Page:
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PR begins flood recovery

With some 3,800 homes in Puerto Rico damaged by floods, mudslides and landslides that struck earlier this month, recovery is just beginning for many people.

BY SUSAN KIM | BALTIMORE | November 28, 2003


"There are a lot of very vulnerable communities."

—Josue Diaz


With some 3,800 homes in Puerto Rico damaged by floods, mudslides and landslides that struck earlier this month, recovery is just beginning for many people.

Virtually every municipality in Puerto Rico was affected, said Josue Diaz, a voluntary agency liaison with the Federal Emergency Management Agency.

"Sixteen municipalities of 78 municipalities total have received a presidential declaration for individual assistance only," said Diaz. President Bush declared those 16 municipalities eligible for federal disaster assistance Nov. 24.

Areas along the south and northeast coastlines were hardest hit, according to Church World Service (CWS).

CWS reported that some 3,800 homes had been affected, and at least 600 homes had major damage.

After storms began Nov. 10, nearly 800 people were evacuated from their homes.

"There are a lot of very vulnerable communities," explained Diaz. "Farmers have lots of losses. People who live in flood zones in the mountains will face the prospect of future flooding in addition to damage this month. And, in southern Puerto Rico, one community has homes that are literally sinking into the saturated ground."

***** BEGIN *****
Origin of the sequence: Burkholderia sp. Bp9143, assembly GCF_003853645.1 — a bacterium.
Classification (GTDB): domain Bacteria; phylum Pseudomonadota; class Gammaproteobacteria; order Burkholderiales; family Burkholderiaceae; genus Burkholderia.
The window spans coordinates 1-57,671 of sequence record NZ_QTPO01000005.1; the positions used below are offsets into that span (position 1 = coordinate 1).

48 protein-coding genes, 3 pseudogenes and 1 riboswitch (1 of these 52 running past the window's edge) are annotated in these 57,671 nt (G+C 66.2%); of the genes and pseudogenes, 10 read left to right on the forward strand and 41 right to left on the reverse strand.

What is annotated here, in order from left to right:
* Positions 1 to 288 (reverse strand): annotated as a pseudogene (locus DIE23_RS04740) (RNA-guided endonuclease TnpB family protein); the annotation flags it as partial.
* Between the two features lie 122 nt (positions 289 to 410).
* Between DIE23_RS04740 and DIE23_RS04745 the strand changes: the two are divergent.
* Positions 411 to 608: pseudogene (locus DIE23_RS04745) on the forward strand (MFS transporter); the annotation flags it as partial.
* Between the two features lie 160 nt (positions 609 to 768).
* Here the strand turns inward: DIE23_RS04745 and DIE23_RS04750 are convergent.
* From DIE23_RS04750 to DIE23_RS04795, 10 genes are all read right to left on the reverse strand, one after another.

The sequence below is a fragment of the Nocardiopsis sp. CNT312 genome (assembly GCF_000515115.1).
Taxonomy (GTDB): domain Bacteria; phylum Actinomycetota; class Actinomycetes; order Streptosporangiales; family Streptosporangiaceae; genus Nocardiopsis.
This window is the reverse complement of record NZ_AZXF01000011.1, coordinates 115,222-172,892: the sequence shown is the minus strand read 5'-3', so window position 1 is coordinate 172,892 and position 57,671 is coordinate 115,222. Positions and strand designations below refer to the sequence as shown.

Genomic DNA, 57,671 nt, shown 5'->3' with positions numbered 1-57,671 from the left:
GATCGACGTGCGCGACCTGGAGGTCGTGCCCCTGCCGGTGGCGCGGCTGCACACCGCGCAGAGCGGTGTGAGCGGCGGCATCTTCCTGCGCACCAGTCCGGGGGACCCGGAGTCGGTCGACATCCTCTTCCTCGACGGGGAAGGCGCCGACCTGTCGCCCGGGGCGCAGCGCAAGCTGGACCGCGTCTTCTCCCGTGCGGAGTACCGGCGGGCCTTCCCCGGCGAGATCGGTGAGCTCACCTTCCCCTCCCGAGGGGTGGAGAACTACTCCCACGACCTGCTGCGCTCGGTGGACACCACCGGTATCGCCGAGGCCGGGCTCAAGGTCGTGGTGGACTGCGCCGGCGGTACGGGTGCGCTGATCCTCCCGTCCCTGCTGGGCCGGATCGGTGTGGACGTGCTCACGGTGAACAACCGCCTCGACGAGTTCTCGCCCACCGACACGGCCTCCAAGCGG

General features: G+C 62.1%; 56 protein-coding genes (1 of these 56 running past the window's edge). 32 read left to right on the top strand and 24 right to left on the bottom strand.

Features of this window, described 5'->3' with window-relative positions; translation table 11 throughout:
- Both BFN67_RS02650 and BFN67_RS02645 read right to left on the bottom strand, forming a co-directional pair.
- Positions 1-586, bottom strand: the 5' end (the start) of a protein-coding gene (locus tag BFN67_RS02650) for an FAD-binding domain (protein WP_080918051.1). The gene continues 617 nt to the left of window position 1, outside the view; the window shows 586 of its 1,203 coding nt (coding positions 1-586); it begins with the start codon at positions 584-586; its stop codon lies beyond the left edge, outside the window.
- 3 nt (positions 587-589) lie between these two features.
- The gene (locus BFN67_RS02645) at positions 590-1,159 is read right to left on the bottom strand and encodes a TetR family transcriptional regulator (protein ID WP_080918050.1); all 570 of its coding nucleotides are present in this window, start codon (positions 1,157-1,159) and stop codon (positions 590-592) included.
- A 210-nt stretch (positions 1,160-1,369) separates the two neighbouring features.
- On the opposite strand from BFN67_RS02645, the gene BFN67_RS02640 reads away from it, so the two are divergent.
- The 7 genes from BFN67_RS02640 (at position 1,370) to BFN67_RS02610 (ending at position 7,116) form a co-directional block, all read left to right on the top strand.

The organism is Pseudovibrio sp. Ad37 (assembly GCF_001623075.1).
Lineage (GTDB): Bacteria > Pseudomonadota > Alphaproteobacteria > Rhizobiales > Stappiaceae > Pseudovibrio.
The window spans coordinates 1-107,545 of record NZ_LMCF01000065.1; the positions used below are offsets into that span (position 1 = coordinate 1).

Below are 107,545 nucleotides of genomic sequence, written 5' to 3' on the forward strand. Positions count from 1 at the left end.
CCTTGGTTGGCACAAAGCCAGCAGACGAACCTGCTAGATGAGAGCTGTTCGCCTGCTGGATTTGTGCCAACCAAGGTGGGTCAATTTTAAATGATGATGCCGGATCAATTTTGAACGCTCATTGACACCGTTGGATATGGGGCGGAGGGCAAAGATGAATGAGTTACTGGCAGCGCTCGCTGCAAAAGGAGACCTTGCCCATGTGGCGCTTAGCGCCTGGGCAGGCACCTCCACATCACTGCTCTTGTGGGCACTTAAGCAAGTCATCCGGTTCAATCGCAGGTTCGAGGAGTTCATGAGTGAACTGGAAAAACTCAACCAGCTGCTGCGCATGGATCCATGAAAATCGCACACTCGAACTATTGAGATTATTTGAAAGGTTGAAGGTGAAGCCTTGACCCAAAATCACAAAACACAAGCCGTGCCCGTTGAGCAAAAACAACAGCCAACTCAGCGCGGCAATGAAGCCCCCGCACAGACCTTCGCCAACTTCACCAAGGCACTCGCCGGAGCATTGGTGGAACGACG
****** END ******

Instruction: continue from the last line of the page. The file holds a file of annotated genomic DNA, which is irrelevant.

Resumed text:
In addition, the unemployment rate is 19.82 percent in the declared municipalities, pointed out Diaz - higher than Puerto Rico's average of 11.5 percent.

Puerto Rico-based Disaster Response and Recovery Liaison (DRRL) Heriberto Martinez is helping local denominational partners, emergency management officials and the Puerto Rico Voluntary Organizations Active in Disaster (VOAD) in initial phases of assessment, as well as with emergency response and long-term planning.

Three CWS emergency shipments have been sent in response to people's needs in Puerto Rico. The shipments include 2,000 CWS "Gift of the Heart" health kits and 600 "Gift of the Heart" baby kits, as well as 1,000 lightweight blankets. The materials were distributed to the most vulnerable families affected by the floods.


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